8 Ways to Save on Household Cleaning


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We can't make house cleaning less of a chore, but we can make it cheaper. Here's how to clean up while cleaning up.

In 2011, the website Statistic Brain compiled census data and found that the average American spent $42 on cleaning supplies every month. That’s $504 a year – which means in 10 years you will have spent $5,040. That’s enough to buy a used car.

Cut your costs by 25 percent, and you could save $126 a year. It isn’t hard to do. Any one of the eight ways below will help you save…

1. Buy generic

Household cleaners came in at No. 6 in our story, 7 Things You Should Always Buy Generic. In that story, Money Talks News founder Stacy Johnson compared the cost of a name-brand household cleaner and a store-brand one. Here are the results:

  • Name-brand cleaner with bleach: $3.29
  • Store-brand cleaner with bleach: $2.39
  • Difference: 90 cents (38 percent)

In my personal experience, generic household cleaners work just as well as the name brands. The only difference I’ve noticed is the smell. A few generic cleaners I’ve bought don’t smell as good as the name brands – but smells dissipate quickly. A 38 percent savings quickly accumulates.

2. Skip the specialty cleaners

I recently stopped by Walmart to pick up some dishwashing liquid – which wasn’t that easy to find, since they have three aisles of cleaning products to choose from. I saw three different kinds of tile cleaners, seven different floor cleaners, eight carpet stain removers, and an entire aisle of bathroom cleaners.

I’m clearly not their ideal consumer, because the cabinet under my sink only has three bottles: dishwashing liquid, an all-purpose cleaner, and a bottle of white vinegar. Those three clean everything in my house just fine. Bottom line: Skip the expensive specialty cleaners in favor of a cheap, generic-brand all-purpose cleaner.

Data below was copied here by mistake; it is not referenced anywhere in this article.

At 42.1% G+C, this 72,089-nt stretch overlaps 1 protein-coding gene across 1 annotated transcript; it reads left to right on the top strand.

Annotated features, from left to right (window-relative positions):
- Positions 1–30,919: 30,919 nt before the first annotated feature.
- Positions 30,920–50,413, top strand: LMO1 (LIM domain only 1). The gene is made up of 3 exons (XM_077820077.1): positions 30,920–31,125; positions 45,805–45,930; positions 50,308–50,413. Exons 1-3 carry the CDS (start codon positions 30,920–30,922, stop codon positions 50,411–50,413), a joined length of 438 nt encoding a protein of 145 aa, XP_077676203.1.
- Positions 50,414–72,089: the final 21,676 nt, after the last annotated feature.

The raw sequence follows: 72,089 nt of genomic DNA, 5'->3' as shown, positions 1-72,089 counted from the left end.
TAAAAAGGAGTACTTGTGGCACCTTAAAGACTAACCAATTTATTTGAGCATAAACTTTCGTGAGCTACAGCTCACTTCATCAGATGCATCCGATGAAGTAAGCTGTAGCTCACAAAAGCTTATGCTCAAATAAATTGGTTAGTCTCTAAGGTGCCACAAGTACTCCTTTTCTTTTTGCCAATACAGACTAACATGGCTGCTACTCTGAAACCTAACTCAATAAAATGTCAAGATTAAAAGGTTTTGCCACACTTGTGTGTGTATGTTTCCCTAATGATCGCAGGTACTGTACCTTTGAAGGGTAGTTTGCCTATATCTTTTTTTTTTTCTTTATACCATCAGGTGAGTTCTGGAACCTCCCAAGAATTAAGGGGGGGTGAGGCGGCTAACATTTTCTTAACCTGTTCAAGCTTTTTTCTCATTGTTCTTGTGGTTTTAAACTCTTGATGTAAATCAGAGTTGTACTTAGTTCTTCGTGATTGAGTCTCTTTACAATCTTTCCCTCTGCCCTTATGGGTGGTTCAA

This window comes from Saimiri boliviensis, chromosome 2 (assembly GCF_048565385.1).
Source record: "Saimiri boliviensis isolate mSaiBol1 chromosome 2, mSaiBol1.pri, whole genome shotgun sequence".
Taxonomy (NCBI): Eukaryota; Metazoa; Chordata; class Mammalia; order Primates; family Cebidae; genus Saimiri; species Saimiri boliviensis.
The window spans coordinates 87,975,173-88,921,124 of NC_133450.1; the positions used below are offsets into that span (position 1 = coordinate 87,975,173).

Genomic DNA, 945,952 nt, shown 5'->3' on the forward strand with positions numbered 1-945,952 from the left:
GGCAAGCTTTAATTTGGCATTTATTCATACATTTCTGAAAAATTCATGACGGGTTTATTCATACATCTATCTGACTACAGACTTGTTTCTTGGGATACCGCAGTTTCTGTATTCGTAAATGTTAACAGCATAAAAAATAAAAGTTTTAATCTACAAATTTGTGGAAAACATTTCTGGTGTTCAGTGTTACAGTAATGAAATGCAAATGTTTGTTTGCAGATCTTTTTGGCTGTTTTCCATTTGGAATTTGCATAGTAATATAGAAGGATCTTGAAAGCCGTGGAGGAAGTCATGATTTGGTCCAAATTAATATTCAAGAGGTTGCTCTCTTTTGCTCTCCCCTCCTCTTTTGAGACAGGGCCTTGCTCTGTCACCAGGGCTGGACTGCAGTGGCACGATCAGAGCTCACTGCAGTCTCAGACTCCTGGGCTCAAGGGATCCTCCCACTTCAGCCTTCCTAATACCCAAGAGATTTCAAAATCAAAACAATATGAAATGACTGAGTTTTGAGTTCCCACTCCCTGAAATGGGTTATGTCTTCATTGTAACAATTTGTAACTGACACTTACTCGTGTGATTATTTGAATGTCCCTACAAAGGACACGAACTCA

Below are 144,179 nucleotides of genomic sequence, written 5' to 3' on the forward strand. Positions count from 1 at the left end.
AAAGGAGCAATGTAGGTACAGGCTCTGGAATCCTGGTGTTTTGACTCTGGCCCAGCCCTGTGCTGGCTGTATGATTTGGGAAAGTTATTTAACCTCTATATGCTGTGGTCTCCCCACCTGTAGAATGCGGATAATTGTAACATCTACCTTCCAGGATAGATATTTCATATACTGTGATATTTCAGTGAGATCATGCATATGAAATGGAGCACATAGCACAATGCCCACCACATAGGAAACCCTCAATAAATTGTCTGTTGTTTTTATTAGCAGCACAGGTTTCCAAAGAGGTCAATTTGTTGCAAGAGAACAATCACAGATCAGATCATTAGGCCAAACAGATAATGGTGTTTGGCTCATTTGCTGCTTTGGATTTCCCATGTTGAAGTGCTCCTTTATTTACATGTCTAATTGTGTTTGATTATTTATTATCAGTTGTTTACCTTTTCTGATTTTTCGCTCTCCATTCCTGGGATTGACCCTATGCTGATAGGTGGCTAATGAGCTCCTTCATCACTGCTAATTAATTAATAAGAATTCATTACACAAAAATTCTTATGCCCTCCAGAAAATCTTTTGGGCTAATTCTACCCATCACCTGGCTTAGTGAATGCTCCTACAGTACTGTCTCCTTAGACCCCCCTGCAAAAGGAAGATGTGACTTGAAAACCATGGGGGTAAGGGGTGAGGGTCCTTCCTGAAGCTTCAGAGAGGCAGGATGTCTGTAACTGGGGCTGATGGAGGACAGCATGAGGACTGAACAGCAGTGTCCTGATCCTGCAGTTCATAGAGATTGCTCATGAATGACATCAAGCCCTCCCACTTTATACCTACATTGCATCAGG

3. Switch to reusable

If you’d opened my supply closet a few years ago, you might have mistaken me for a Swiffer employee. I had the duster, the extender duster, the dry mop, and the wet mop. And I won’t lie – those disposable products cut down on cleaning time. But they also cut down on my disposable income. For example, here’s the cost comparison of a 10-count Swiffer duster refill pack…

  • CVS – $9.49
  • Walmart – $7.97
  • Alice.com – $7.84

At one refill a week, you’d buy about six boxes a year – and spend up to $57. Now that I know better, I make my own reusable dusters out of old clothes and towels. For example, old socks/ I also cut up old towels and use them in place of the cleaning pads on my Swiffer mop. I don’t buy the expensive disposables anymore, and I get a second use out of old stuff.

4. Stack coupons with sales

There are dozens of coupons available in the Sunday newspaper ads and on online coupon sites like these: Coupons.comCouponMom.com, and SmartSource.com.

Using coupons alone will save you money, but you’ll save the most by using coupons on sale cleaners. For example, last week I stopped by Walgreens because they had Scotch Brite Heavy Duty sponges buy-one-get-one-free. I also had a 35-cent-off coupon and a 10-percent-off-your-entire-purchase coupon.  I was able to stack all three deals. The savings broke down like this:

  • Full price for two packs – $8.58
  • Buy one, get one free – $4.29